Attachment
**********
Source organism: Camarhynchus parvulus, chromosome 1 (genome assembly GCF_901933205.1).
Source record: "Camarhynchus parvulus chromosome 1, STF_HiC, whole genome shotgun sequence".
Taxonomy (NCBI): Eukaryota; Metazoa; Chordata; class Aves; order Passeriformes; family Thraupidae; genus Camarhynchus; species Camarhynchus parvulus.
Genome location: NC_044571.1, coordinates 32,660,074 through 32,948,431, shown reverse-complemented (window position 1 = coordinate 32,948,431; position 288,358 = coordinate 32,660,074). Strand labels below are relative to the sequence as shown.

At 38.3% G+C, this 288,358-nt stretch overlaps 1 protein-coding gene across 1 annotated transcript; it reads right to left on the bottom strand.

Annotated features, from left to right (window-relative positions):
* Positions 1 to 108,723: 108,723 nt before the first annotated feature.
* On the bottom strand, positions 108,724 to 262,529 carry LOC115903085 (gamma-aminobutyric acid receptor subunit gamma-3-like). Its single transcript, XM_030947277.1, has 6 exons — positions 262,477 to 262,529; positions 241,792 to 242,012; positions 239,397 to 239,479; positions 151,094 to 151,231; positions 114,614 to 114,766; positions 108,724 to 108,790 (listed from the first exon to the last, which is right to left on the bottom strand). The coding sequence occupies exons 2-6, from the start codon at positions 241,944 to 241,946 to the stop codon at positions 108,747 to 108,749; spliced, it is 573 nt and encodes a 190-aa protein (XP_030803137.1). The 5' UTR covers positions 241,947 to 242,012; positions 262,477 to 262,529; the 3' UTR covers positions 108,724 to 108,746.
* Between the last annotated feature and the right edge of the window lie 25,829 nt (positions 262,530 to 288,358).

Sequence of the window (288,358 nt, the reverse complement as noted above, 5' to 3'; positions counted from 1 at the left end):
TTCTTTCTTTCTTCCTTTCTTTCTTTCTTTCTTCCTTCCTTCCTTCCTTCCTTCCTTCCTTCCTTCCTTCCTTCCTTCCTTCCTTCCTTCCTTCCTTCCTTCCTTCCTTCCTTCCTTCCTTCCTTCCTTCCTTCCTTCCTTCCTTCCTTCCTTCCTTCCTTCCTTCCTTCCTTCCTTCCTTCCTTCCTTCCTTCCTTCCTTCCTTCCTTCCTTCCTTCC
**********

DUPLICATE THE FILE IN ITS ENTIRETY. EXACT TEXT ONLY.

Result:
Source organism: Camarhynchus parvulus, chromosome 1 (genome assembly GCF_901933205.1).
Source record: "Camarhynchus parvulus chromosome 1, STF_HiC, whole genome shotgun sequence".
Taxonomy (NCBI): Eukaryota; Metazoa; Chordata; class Aves; order Passeriformes; family Thraupidae; genus Camarhynchus; species Camarhynchus parvulus.
Genome location: NC_044571.1, coordinates 32,660,074 through 32,948,431, shown reverse-complemented (window position 1 = coordinate 32,948,431; position 288,358 = coordinate 32,660,074). Strand labels below are relative to the sequence as shown.

At 38.3% G+C, this 288,358-nt stretch overlaps 1 protein-coding gene across 1 annotated transcript; it reads right to left on the bottom strand.

Annotated features, from left to right (window-relative positions):
* Positions 1 to 108,723: 108,723 nt before the first annotated feature.
* On the bottom strand, positions 108,724 to 262,529 carry LOC115903085 (gamma-aminobutyric acid receptor subunit gamma-3-like). Its single transcript, XM_030947277.1, has 6 exons — positions 262,477 to 262,529; positions 241,792 to 242,012; positions 239,397 to 239,479; positions 151,094 to 151,231; positions 114,614 to 114,766; positions 108,724 to 108,790 (listed from the first exon to the last, which is right to left on the bottom strand). The coding sequence occupies exons 2-6, from the start codon at positions 241,944 to 241,946 to the stop codon at positions 108,747 to 108,749; spliced, it is 573 nt and encodes a 190-aa protein (XP_030803137.1). The 5' UTR covers positions 241,947 to 242,012; positions 262,477 to 262,529; the 3' UTR covers positions 108,724 to 108,746.
* Between the last annotated feature and the right edge of the window lie 25,829 nt (positions 262,530 to 288,358).

Sequence of the window (288,358 nt, the reverse complement as noted above, 5' to 3'; positions counted from 1 at the left end):
TTCTTTCTTTCTTCCTTTCTTTCTTTCTTTCTTCCTTCCTTCCTTCCTTCCTTCCTTCCTTCCTTCCTTCCTTCCTTCCTTCCTTCCTTCCTTCCTTCCTTCCTTCCTTCCTTCCTTCCTTCCTTCCTTCCTTCCTTCCTTCCTTCCTTCCTTCCTTCCTTCCTTCCTTCCTTCCTTCCTTCCTTCCTTCCTTCCTTCCTTCCTTCCTTCCTTCCTTCC